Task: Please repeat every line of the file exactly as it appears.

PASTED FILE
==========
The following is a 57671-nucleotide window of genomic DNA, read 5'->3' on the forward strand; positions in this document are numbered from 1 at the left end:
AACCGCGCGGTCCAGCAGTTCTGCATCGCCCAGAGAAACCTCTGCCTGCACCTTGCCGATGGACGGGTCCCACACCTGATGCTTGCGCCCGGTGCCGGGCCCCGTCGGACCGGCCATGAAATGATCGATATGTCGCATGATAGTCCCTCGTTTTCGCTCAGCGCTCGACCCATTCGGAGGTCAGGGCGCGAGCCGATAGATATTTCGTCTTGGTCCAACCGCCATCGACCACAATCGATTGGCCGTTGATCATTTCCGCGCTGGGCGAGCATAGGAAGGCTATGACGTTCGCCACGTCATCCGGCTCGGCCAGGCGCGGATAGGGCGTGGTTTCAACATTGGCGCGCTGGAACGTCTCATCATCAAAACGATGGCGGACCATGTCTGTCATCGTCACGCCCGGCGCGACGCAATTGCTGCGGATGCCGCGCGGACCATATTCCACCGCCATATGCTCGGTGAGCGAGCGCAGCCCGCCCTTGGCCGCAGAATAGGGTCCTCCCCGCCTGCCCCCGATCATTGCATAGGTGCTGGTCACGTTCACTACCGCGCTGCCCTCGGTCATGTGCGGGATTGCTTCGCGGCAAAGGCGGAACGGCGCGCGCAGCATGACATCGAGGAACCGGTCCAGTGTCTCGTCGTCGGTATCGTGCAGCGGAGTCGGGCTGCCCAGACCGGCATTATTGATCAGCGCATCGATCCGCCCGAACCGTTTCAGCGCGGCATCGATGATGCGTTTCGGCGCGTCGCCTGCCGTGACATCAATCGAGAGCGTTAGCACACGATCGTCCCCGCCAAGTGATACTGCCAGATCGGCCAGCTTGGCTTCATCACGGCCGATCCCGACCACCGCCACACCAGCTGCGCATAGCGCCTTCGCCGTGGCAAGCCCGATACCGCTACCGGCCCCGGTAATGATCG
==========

The following is a 57671-nucleotide window of genomic DNA, read 5'->3' on the forward strand; positions in this document are numbered from 1 at the left end:
AACCGCGCGGTCCAGCAGTTCTGCATCGCCCAGAGAAACCTCTGCCTGCACCTTGCCGATGGACGGGTCCCACACCTGATGCTTGCGCCCGGTGCCGGGCCCCGTCGGACCGGCCATGAAATGATCGATATGTCGCATGATAGTCCCTCGTTTTCGCTCAGCGCTCGACCCATTCGGAGGTCAGGGCGCGAGCCGATAGATATTTCGTCTTGGTCCAACCGCCATCGACCACAATCGATTGGCCGTTGATCATTTCCGCGCTGGGCGAGCATAGGAAGGCTATGACGTTCGCCACGTCATCCGGCTCGGCCAGGCGCGGATAGGGCGTGGTTTCAACATTGGCGCGCTGGAACGTCTCATCATCAAAACGATGGCGGACCATGTCTGTCATCGTCACGCCCGGCGCGACGCAATTGCTGCGGATGCCGCGCGGACCATATTCCACCGCCATATGCTCGGTGAGCGAGCGCAGCCCGCCCTTGGCCGCAGAATAGGGTCCTCCCCGCCTGCCCCCGATCATTGCATAGGTGCTGGTCACGTTCACTACCGCGCTGCCCTCGGTCATGTGCGGGATTGCTTCGCGGCAAAGGCGGAACGGCGCGCGCAGCATGACATCGAGGAACCGGTCCAGTGTCTCGTCGTCGGTATCGTGCAGCGGAGTCGGGCTGCCCAGACCGGCATTATTGATCAGCGCATCGATCCGCCCGAACCGTTTCAGCGCGGCATCGATGATGCGTTTCGGCGCGTCGCCTGCCGTGACATCAATCGAGAGCGTTAGCACACGATCGTCCCCGCCAAGTGATACTGCCAGATCGGCCAGCTTGGCTTCATCACGGCCGATCCCGACCACCGCCACACCAGCTGCGCATAGCGCCTTCGCCGTGGCAAGCCCGATACCGCTACCGGCCCCGGTAATGATCG